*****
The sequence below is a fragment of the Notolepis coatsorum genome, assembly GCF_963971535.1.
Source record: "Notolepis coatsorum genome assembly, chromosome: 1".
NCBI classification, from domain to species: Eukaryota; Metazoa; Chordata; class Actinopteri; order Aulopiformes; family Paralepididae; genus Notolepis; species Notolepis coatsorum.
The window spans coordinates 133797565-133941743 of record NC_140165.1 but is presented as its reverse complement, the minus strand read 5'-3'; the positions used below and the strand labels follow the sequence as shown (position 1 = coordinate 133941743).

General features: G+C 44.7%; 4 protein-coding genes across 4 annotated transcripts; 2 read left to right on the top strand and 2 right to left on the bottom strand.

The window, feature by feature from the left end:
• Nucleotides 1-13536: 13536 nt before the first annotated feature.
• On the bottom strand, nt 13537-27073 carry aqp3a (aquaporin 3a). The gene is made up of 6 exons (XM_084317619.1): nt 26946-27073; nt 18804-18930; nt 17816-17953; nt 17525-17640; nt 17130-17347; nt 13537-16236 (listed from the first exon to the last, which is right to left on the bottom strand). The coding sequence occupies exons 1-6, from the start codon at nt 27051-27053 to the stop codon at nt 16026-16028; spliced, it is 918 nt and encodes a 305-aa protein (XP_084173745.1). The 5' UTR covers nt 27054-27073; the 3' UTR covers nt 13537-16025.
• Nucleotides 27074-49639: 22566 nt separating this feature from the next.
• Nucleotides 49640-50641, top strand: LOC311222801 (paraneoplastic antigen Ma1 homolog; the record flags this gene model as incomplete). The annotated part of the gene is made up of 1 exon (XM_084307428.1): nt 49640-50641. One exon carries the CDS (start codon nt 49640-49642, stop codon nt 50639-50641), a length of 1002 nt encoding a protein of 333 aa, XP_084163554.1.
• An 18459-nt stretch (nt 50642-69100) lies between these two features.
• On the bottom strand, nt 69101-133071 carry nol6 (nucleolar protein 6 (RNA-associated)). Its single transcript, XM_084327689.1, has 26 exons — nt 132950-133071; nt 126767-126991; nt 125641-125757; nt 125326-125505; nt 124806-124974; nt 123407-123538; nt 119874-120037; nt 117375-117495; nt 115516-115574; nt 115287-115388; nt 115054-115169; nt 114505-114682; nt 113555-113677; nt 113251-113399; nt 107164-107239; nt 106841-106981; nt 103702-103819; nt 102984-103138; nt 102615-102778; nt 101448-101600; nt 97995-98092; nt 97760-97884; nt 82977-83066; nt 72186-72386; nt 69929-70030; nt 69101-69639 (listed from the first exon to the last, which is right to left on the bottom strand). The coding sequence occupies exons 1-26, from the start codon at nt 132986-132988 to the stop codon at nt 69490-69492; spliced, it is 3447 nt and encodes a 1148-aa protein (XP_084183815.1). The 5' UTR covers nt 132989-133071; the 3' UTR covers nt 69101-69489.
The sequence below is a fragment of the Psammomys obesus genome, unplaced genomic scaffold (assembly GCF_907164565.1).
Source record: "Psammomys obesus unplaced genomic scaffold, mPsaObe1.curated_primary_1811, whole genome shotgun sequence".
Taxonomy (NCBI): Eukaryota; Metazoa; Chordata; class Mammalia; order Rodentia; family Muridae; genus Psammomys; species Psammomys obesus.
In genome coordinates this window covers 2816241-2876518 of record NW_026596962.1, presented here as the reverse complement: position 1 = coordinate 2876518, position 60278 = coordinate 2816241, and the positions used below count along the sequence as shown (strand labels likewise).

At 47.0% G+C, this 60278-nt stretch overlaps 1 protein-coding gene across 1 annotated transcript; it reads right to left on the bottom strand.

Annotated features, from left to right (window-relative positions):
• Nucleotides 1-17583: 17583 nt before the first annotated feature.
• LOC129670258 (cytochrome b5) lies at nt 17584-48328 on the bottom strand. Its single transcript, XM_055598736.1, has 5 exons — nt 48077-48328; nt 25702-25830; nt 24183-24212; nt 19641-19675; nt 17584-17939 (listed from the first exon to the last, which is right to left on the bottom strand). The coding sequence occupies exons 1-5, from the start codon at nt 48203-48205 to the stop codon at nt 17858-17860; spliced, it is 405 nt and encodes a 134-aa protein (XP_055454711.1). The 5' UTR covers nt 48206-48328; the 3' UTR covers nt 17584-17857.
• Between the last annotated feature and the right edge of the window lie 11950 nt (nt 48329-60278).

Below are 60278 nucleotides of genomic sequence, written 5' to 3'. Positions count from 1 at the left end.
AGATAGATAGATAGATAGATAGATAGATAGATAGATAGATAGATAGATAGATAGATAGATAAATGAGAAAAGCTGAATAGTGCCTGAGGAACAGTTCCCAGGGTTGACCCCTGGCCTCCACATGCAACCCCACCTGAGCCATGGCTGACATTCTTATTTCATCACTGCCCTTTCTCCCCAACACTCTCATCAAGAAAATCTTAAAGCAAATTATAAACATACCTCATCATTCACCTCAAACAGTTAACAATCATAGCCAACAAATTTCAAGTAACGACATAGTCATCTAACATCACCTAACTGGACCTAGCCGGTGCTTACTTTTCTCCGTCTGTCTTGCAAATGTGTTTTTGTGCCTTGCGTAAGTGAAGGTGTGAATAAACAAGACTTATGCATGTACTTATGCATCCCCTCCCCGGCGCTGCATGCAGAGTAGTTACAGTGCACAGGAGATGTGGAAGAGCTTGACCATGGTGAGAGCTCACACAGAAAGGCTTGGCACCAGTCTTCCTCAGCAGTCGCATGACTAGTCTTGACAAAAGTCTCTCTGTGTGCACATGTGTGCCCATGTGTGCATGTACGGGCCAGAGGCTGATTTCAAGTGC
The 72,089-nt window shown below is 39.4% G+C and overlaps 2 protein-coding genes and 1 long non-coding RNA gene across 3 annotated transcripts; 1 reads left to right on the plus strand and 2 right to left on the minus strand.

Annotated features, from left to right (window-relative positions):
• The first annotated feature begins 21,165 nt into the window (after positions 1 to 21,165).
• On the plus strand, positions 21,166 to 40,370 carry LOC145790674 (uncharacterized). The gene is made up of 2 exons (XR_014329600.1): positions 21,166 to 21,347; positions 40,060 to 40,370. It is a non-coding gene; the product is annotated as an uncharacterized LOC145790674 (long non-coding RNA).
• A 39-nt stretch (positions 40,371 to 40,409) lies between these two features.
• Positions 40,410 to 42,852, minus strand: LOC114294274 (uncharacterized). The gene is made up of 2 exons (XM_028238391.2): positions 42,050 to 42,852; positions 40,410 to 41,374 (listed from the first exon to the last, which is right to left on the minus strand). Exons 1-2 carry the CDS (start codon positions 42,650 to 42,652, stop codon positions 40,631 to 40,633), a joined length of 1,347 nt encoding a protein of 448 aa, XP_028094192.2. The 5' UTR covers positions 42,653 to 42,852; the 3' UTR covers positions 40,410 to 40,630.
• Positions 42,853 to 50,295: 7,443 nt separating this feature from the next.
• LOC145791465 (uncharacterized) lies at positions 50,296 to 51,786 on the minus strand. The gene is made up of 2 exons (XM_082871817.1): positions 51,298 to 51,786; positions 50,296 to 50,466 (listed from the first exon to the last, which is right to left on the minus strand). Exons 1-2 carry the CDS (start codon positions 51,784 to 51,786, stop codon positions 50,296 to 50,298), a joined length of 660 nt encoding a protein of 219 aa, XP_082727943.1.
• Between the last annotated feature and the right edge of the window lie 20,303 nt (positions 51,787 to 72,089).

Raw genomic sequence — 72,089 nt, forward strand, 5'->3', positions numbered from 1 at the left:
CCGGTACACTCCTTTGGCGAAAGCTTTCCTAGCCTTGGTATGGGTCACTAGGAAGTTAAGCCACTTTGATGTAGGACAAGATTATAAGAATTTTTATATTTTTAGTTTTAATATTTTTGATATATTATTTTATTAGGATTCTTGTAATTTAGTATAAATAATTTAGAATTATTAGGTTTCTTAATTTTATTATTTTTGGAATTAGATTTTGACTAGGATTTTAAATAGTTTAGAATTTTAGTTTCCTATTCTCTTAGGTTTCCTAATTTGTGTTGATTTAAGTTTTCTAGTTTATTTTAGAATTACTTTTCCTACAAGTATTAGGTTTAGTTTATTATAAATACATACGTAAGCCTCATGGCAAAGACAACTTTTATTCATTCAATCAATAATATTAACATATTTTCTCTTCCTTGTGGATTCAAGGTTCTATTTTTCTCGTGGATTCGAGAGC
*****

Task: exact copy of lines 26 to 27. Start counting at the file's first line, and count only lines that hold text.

• The first annotated feature begins 21,165 nt into the window (after positions 1 to 21,165).
• On the plus strand, positions 21,166 to 40,370 carry LOC145790674 (uncharacterized). The gene is made up of 2 exons (XR_014329600.1): positions 21,166 to 21,347; positions 40,060 to 40,370. It is a non-coding gene; the product is annotated as an uncharacterized LOC145790674 (long non-coding RNA).